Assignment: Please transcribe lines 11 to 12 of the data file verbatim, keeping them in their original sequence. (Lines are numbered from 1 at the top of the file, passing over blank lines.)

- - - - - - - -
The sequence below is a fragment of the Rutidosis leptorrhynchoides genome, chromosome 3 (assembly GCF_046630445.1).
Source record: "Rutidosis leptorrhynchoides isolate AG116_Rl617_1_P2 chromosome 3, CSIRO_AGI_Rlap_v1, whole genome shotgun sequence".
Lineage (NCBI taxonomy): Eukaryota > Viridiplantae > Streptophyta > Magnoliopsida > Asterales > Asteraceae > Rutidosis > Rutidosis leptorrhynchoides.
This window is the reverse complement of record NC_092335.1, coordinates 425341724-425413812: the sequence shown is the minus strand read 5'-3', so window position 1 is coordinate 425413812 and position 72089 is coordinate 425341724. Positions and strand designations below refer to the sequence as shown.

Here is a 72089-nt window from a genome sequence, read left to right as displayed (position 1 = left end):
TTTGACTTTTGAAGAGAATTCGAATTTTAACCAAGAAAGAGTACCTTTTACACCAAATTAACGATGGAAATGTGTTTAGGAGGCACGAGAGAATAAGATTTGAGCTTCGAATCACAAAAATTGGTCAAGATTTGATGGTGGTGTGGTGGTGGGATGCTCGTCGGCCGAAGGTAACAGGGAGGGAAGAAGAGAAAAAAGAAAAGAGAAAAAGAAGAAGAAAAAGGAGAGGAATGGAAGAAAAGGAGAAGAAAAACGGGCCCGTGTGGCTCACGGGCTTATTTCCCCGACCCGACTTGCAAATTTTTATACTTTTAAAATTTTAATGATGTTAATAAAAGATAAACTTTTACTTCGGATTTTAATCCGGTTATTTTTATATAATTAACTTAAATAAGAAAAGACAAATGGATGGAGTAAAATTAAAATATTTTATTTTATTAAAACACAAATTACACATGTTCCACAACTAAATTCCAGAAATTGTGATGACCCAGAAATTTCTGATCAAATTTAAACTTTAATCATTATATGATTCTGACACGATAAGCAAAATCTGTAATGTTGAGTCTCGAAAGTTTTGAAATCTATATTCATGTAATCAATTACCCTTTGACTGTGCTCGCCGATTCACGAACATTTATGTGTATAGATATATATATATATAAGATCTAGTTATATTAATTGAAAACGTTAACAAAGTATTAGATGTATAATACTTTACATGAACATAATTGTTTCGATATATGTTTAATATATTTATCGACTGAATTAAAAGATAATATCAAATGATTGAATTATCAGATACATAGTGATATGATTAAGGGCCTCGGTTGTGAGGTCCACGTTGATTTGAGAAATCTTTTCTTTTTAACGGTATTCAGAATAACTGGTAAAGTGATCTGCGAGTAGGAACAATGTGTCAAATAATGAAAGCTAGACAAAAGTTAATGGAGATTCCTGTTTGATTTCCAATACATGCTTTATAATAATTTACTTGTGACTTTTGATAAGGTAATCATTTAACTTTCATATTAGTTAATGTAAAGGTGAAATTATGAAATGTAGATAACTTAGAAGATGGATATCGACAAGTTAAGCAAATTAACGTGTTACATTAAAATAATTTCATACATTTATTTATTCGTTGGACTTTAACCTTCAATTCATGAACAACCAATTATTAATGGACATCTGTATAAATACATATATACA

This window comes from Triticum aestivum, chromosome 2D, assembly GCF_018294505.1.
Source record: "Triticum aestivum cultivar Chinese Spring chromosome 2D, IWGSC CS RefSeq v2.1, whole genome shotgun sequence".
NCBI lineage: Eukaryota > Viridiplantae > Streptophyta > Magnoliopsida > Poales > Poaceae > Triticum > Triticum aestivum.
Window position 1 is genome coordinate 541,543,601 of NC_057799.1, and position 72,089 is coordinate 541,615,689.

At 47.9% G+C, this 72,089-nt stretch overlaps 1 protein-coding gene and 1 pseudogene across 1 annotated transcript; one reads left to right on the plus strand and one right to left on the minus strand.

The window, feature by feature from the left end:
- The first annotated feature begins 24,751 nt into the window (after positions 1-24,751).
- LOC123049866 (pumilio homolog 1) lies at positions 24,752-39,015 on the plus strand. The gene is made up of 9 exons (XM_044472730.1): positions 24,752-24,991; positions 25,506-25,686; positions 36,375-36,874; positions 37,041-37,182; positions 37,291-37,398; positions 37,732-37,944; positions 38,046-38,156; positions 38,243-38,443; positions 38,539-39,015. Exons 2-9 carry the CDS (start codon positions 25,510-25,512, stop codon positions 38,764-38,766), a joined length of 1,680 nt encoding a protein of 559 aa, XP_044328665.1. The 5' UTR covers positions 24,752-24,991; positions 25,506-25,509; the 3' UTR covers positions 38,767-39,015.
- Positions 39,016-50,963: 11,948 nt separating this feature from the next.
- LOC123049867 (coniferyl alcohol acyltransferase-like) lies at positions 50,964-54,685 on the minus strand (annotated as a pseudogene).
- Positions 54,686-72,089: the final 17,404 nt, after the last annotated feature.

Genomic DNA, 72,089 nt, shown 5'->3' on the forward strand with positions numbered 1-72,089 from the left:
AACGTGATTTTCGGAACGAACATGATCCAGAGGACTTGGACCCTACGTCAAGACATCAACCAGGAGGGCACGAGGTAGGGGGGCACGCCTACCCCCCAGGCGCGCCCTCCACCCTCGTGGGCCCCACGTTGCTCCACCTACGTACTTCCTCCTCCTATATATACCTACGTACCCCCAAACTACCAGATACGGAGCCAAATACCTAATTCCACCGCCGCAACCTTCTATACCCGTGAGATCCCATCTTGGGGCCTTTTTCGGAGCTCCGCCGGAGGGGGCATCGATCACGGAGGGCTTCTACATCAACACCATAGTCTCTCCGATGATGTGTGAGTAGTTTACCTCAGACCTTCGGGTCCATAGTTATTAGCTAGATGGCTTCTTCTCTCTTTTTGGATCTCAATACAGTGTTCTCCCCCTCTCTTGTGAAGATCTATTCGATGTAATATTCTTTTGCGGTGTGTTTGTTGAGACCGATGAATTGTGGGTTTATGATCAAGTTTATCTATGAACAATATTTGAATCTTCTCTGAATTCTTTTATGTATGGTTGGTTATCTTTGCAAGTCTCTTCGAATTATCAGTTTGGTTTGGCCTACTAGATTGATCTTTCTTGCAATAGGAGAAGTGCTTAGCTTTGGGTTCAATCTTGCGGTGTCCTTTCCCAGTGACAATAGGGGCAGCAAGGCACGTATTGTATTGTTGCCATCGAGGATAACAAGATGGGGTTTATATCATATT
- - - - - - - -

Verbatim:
At 47.9% G+C, this 72,089-nt stretch overlaps 1 protein-coding gene and 1 pseudogene across 1 annotated transcript; one reads left to right on the plus strand and one right to left on the minus strand.

The window, feature by feature from the left end: